Twitter war erupts after Microsoft CEO Satya Nadella calls Citizenship Amendment Act 'sad'

WION Web Team New Delhi, Delhi, India Jan 14, 2020, 12.16 PM(IST)

Microsoft CEO Satya Nadella. Photograph:( Others )

Story highlights

Nadella is one of the first big corporate voices to speak up against India's new citizenship law.

India's new citizenship law has divided public opinion in the country. Students across India are up in arms against the law. Even as the government refuses to budge.

Microsoft's Indian-born chief executive officer Satya Nadella has also expressed his views on the law.

During a Microsoft event in Manhattan, Nadella said he was saddened by the new law.

He said that "I think what is happening is sad, primarily as someone who grew up there. I think it's just bad. If anything, I would love to see a Bangladeshi immigrant who comes to India and creates the next unicorn in India or becomes the CEO of Infosys. That should be the aspiration." 

Nadella is one of the first big corporate voices to speak up against India's new citizenship law.

Opponents of the law have slammed it for excluding Muslims from obtaining citizenship on the grounds of religious persecution.

Nadella was quick to point out that he was not against any country protecting its borders or regulating immigration.

But he said that the manner in which immigrants and minorities are treated is what matters.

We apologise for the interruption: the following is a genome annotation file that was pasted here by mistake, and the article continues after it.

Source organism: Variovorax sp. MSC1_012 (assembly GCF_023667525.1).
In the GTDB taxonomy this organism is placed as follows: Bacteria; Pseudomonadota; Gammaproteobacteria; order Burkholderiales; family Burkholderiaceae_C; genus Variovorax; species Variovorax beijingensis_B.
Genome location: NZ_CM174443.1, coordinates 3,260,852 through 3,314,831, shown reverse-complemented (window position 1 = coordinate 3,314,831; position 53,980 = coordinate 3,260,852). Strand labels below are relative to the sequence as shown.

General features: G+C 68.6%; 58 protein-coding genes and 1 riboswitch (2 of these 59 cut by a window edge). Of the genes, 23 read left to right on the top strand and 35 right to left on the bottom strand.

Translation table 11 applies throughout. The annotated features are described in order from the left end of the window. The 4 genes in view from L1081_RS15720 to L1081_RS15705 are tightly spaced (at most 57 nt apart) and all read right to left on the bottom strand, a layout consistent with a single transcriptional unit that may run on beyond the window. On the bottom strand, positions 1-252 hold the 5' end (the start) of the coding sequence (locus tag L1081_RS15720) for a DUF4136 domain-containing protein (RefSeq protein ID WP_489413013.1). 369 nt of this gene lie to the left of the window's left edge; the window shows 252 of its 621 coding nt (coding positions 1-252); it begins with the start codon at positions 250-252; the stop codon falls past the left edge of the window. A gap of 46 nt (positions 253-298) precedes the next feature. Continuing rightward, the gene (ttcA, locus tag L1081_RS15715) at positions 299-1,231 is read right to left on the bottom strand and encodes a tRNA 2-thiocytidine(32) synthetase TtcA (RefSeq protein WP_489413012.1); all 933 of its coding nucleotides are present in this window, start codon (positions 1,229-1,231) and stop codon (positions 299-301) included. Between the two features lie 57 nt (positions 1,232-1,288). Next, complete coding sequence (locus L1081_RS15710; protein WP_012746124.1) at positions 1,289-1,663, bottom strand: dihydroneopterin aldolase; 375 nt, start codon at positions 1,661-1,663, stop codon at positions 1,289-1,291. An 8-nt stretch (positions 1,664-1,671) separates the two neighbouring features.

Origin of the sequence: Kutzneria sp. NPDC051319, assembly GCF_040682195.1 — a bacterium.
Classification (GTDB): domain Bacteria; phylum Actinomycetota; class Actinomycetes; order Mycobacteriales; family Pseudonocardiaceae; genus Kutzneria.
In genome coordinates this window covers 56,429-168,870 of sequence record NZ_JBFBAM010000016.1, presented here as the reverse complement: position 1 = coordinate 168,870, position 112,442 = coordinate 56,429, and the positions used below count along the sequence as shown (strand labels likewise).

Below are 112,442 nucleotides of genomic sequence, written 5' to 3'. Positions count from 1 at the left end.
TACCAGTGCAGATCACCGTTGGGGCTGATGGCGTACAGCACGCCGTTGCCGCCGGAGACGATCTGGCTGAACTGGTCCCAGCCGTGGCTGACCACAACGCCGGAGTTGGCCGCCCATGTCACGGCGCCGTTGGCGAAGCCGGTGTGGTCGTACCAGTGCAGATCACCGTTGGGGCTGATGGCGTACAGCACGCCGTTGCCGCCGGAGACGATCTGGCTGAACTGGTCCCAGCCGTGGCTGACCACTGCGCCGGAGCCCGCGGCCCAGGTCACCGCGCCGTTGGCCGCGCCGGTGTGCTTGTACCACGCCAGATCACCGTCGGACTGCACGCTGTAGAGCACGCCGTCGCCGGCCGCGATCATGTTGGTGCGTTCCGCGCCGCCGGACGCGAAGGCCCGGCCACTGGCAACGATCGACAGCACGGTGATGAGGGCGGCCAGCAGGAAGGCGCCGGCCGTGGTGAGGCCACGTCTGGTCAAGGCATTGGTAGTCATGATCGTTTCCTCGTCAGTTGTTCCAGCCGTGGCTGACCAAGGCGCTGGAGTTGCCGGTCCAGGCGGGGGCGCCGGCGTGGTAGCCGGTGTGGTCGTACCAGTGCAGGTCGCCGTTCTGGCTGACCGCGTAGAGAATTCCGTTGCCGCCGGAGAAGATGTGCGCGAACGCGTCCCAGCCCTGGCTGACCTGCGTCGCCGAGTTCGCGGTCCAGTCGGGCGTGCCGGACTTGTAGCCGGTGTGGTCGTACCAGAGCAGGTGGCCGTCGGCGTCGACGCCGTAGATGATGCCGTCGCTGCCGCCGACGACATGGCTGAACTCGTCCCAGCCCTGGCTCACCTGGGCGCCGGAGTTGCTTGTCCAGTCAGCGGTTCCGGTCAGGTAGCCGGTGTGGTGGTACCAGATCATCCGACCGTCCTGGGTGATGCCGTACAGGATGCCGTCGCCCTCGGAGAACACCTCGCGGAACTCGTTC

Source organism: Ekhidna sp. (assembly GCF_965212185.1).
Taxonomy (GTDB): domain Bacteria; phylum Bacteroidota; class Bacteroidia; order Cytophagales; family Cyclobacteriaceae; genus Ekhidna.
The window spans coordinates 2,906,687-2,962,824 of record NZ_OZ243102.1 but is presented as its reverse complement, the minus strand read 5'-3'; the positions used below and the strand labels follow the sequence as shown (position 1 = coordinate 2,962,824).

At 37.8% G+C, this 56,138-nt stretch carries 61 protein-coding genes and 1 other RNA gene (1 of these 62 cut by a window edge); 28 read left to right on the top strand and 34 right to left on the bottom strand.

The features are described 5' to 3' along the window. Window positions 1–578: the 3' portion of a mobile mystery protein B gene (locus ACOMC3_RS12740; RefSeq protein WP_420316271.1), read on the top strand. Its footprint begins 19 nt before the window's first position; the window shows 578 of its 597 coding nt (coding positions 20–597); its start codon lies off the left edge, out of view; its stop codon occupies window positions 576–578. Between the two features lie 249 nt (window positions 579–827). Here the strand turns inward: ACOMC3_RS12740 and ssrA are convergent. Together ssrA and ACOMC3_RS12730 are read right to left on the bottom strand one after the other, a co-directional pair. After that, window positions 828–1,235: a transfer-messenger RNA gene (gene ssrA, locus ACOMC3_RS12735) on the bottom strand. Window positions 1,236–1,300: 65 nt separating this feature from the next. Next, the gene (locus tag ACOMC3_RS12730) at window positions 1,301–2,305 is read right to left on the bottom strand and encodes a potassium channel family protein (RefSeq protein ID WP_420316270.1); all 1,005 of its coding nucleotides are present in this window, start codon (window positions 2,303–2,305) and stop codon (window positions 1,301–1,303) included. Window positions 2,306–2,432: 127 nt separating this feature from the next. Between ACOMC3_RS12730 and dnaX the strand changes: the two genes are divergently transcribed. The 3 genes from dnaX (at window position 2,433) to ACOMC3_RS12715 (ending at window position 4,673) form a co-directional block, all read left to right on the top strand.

Since his comments became public, both Nadella and Microsoft have been trending on Indian twitter.

Several users on twitter criticised him for his comment.

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Prominent Indian historian Ramachandra Guha lauded Nadella for taking a stance against caa. And asked Indian corporate bigwigs to do the same.

Ramchandra Guha

But a few hours later, Microsoft issued a statement from its CEO.

"Every country will and should define its borders, protect national security and set immigration policy accordingly. And in democracies, that is something that the people and their governments will debate and define within those bounds. I’m shaped by my Indian heritage, growing up in a multicultural India and my immigrant experience in the United States. My hope is for an India where an immigrant can aspire to found a prosperous start-up or lead a multinational corporation benefitting Indian society and the economy at large," the statement said.